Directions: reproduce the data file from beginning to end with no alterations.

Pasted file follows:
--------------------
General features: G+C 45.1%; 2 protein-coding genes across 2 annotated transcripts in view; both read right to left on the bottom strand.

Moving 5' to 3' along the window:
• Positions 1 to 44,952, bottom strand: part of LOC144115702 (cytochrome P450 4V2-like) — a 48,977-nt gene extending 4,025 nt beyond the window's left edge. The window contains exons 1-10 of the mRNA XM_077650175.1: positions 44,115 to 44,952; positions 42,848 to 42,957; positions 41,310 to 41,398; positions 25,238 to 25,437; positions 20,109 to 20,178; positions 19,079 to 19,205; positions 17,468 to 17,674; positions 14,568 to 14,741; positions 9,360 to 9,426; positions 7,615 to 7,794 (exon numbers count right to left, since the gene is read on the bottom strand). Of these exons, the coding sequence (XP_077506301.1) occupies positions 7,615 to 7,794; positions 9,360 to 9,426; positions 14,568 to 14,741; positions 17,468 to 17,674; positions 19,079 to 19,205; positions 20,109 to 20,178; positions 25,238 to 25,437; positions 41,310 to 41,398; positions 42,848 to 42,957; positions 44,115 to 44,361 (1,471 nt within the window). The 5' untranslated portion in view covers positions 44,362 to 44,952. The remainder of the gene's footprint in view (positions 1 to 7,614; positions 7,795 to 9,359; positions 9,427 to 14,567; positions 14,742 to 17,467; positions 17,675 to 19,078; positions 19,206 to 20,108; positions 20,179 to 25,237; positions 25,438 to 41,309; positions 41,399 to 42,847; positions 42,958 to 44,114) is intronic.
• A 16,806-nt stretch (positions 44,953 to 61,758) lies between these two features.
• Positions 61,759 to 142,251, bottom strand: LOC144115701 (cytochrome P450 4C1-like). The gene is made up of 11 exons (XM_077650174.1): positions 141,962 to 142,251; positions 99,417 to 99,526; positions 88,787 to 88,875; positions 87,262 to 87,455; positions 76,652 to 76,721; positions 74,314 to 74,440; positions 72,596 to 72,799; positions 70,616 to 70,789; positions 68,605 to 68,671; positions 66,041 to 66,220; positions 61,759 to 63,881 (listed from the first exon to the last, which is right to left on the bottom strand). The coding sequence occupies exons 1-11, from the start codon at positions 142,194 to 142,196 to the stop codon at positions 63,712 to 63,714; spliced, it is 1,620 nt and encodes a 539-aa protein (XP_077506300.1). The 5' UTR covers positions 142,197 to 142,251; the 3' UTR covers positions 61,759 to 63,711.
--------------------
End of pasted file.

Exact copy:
General features: G+C 45.1%; 2 protein-coding genes across 2 annotated transcripts in view; both read right to left on the bottom strand.

Moving 5' to 3' along the window:
• Positions 1 to 44,952, bottom strand: part of LOC144115702 (cytochrome P450 4V2-like) — a 48,977-nt gene extending 4,025 nt beyond the window's left edge. The window contains exons 1-10 of the mRNA XM_077650175.1: positions 44,115 to 44,952; positions 42,848 to 42,957; positions 41,310 to 41,398; positions 25,238 to 25,437; positions 20,109 to 20,178; positions 19,079 to 19,205; positions 17,468 to 17,674; positions 14,568 to 14,741; positions 9,360 to 9,426; positions 7,615 to 7,794 (exon numbers count right to left, since the gene is read on the bottom strand). Of these exons, the coding sequence (XP_077506301.1) occupies positions 7,615 to 7,794; positions 9,360 to 9,426; positions 14,568 to 14,741; positions 17,468 to 17,674; positions 19,079 to 19,205; positions 20,109 to 20,178; positions 25,238 to 25,437; positions 41,310 to 41,398; positions 42,848 to 42,957; positions 44,115 to 44,361 (1,471 nt within the window). The 5' untranslated portion in view covers positions 44,362 to 44,952. The remainder of the gene's footprint in view (positions 1 to 7,614; positions 7,795 to 9,359; positions 9,427 to 14,567; positions 14,742 to 17,467; positions 17,675 to 19,078; positions 19,206 to 20,108; positions 20,179 to 25,237; positions 25,438 to 41,309; positions 41,399 to 42,847; positions 42,958 to 44,114) is intronic.
• A 16,806-nt stretch (positions 44,953 to 61,758) lies between these two features.
• Positions 61,759 to 142,251, bottom strand: LOC144115701 (cytochrome P450 4C1-like). The gene is made up of 11 exons (XM_077650174.1): positions 141,962 to 142,251; positions 99,417 to 99,526; positions 88,787 to 88,875; positions 87,262 to 87,455; positions 76,652 to 76,721; positions 74,314 to 74,440; positions 72,596 to 72,799; positions 70,616 to 70,789; positions 68,605 to 68,671; positions 66,041 to 66,220; positions 61,759 to 63,881 (listed from the first exon to the last, which is right to left on the bottom strand). The coding sequence occupies exons 1-11, from the start codon at positions 142,194 to 142,196 to the stop codon at positions 63,712 to 63,714; spliced, it is 1,620 nt and encodes a 539-aa protein (XP_077506300.1). The 5' UTR covers positions 142,197 to 142,251; the 3' UTR covers positions 61,759 to 63,711.